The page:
The editorial categories are research topics that have guided researchers during the recovery phase and continue to be the impetus behind the Documents Project’s digital archive and the Critical Documents book series. Developed by the project’s Editorial Board, each of the teams analyzed this framework and adapted it to their local contexts in developing their research objectives and work plans during the Recovery Phase. Learn more on the Editorial Framework page.
In commemoration of the XV anniversary of the weekly magazine Hoy [Today], the Instituto de Bellas Artes (INBA) suggests the periodical publish a selection of images representing local painting throughout the ages. An article written by the critic Antonio Rodríguez accompanies the images. It examines the importance of the paintings found at the ruins of Bonampak (Chiapas) as an example of pre-Hispanic art, then covers the colonial period of the New Spain, followed by the independence period of the 19th century, and finally the 20th century, identifying the latter as a product of the 1910 Revolution. This final section includes, in addition to the names of Diego Rivera, David Alfaro Siqueiros and José Clemente Orozco, the paintings of Francisco Goitia, Rufino Tamayo, Frida Kahlo and Manuel Rodríguez Lozano.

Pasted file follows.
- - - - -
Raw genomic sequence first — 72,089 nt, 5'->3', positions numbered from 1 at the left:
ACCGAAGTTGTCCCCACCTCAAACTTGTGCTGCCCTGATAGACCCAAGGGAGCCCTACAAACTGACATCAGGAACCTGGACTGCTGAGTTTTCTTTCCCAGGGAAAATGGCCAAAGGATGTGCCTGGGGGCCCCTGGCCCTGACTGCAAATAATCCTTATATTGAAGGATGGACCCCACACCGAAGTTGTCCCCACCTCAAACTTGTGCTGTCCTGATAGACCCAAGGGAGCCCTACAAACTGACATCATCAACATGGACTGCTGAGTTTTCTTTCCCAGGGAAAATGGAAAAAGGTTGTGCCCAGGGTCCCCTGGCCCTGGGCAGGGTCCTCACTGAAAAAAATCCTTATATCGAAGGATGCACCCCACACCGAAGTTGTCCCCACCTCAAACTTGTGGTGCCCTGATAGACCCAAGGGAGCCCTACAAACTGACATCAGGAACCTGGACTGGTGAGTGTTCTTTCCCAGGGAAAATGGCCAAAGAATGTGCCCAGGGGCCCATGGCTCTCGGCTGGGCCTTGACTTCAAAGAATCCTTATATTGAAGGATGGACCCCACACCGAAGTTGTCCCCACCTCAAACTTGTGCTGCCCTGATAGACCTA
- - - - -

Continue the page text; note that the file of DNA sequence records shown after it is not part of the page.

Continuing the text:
As stipulated by INBA, in particular the curatorial discourse of its sub-director Fernando Gamboa, the Mexico-based Portuguese born critic Antonio Rodríguez (1914-93) recounts the history of art in Mexico using some of the works considered canonical by the aforementioned institution. Rodríguez’s discourse avoids the majority of the 19th century artistic production so that it may focus on that period’s popular painters. It only mentions the Jalisco painter José María Estrada and the Guanajuato artist Hemenegildo Bustos within the context of that century. The majority of the article focuses on post-revolutionary painting, which is metaphorically described as “the great awakening.”